This was a 10-year retrospective study from 1994 to 2003 done at our institution after ethical clearance. The medical records of all patients with femoral fracture admitted through accident and emergency department were retrieved from the medical records department. Out of 4457 admissions for orthopedic conditions in the 10-year period, 571 patients had femoral fractures. A total of 562 patients with femoral fractures and complete records were selected for the study. The data obtained from their records were the age and sex of the patients, the cause of the femoral fracture, the site of the femur involved and the associated injuries. Inclusion criterion was every case of femoral fracture received at the casualty department, and that included all femoral fractures presenting within 2 weeks of the injury. Exclusion criteria were femoral fractures presenting at the outpatient department with nonunion, delayed union, malunion, and patients with incomplete data. The data were analyzed using Microsoft Excel from Microsoft Office 2007 developed by Microsoft. and the results presented as tables and figures.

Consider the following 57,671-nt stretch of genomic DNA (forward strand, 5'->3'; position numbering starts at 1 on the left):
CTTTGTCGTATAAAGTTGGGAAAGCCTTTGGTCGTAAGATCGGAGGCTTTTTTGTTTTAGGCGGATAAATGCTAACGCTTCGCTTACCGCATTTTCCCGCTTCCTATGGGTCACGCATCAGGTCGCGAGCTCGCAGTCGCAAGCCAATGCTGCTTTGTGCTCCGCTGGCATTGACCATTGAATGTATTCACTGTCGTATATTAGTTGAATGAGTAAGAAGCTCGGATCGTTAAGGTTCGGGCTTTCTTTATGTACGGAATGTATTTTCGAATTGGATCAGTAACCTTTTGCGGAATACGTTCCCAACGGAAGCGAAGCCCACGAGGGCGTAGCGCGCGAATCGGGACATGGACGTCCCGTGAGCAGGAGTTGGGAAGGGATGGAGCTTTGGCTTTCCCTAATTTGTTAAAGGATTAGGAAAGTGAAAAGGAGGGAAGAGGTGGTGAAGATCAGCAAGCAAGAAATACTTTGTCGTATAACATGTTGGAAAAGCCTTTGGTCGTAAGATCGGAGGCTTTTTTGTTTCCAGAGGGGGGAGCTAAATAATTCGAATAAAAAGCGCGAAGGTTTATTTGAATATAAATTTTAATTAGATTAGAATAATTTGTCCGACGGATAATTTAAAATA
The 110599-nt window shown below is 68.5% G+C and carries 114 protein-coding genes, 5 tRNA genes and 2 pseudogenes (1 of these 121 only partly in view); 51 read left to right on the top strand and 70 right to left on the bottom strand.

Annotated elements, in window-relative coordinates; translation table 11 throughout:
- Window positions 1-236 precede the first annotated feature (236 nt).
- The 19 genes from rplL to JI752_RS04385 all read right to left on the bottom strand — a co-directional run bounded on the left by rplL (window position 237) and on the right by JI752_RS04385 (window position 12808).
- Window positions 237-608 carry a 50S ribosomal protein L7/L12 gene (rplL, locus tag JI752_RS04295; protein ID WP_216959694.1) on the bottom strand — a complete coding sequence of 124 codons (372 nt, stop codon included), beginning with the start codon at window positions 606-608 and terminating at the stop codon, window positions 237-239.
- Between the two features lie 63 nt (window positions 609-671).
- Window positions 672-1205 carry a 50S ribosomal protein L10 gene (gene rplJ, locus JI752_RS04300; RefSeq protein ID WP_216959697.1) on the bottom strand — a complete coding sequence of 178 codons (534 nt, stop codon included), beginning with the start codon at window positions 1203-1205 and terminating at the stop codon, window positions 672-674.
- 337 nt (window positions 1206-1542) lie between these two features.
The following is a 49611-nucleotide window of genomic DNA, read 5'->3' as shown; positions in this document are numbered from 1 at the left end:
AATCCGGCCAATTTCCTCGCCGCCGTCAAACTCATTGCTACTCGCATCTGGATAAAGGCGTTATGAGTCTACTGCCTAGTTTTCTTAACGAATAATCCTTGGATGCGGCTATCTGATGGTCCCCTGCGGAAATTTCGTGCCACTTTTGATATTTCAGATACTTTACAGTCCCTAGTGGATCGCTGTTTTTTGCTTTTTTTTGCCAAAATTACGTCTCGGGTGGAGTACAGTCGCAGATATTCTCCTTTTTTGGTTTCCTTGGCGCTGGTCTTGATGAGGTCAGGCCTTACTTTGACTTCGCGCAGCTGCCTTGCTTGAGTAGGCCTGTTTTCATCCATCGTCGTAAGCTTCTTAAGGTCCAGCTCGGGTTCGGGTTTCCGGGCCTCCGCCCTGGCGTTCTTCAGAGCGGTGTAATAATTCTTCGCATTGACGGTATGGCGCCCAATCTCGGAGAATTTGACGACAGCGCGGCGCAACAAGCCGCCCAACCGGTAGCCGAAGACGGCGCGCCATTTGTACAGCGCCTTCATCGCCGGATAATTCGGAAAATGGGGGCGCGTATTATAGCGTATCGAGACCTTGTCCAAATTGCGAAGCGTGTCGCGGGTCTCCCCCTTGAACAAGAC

Results Top